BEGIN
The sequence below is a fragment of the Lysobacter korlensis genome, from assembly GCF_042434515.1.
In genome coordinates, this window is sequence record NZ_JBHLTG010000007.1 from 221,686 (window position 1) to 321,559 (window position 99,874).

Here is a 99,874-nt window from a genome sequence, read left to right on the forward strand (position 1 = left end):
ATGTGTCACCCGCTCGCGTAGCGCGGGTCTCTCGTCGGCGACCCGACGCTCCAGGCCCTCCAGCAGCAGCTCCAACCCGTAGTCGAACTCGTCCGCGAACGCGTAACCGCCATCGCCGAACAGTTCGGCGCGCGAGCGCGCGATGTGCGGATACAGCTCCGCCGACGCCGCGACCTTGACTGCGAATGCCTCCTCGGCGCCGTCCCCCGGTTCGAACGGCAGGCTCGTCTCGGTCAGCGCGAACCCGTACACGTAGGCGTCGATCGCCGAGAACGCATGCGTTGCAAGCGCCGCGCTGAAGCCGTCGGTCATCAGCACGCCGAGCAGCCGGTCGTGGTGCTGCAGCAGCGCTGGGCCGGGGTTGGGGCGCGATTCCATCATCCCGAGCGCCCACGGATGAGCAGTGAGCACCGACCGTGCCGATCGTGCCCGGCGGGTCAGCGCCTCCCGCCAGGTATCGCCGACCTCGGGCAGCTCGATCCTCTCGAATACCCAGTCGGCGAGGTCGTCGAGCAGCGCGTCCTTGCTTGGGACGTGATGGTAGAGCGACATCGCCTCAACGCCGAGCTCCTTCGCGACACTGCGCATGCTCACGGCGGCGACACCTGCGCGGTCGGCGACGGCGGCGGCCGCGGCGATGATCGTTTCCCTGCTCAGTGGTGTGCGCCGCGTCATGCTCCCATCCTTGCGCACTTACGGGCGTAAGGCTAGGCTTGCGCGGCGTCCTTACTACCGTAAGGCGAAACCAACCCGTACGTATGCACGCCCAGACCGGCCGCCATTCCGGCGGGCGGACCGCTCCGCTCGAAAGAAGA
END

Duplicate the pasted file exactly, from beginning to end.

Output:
The sequence below is a fragment of the Lysobacter korlensis genome, from assembly GCF_042434515.1.
In genome coordinates, this window is sequence record NZ_JBHLTG010000007.1 from 221,686 (window position 1) to 321,559 (window position 99,874).

Here is a 99,874-nt window from a genome sequence, read left to right on the forward strand (position 1 = left end):
ATGTGTCACCCGCTCGCGTAGCGCGGGTCTCTCGTCGGCGACCCGACGCTCCAGGCCCTCCAGCAGCAGCTCCAACCCGTAGTCGAACTCGTCCGCGAACGCGTAACCGCCATCGCCGAACAGTTCGGCGCGCGAGCGCGCGATGTGCGGATACAGCTCCGCCGACGCCGCGACCTTGACTGCGAATGCCTCCTCGGCGCCGTCCCCCGGTTCGAACGGCAGGCTCGTCTCGGTCAGCGCGAACCCGTACACGTAGGCGTCGATCGCCGAGAACGCATGCGTTGCAAGCGCCGCGCTGAAGCCGTCGGTCATCAGCACGCCGAGCAGCCGGTCGTGGTGCTGCAGCAGCGCTGGGCCGGGGTTGGGGCGCGATTCCATCATCCCGAGCGCCCACGGATGAGCAGTGAGCACCGACCGTGCCGATCGTGCCCGGCGGGTCAGCGCCTCCCGCCAGGTATCGCCGACCTCGGGCAGCTCGATCCTCTCGAATACCCAGTCGGCGAGGTCGTCGAGCAGCGCGTCCTTGCTTGGGACGTGATGGTAGAGCGACATCGCCTCAACGCCGAGCTCCTTCGCGACACTGCGCATGCTCACGGCGGCGACACCTGCGCGGTCGGCGACGGCGGCGGCCGCGGCGATGATCGTTTCCCTGCTCAGTGGTGTGCGCCGCGTCATGCTCCCATCCTTGCGCACTTACGGGCGTAAGGCTAGGCTTGCGCGGCGTCCTTACTACCGTAAGGCGAAACCAACCCGTACGTATGCACGCCCAGACCGGCCGCCATTCCGGCGGGCGGACCGCTCCGCTCGAAAGAAGA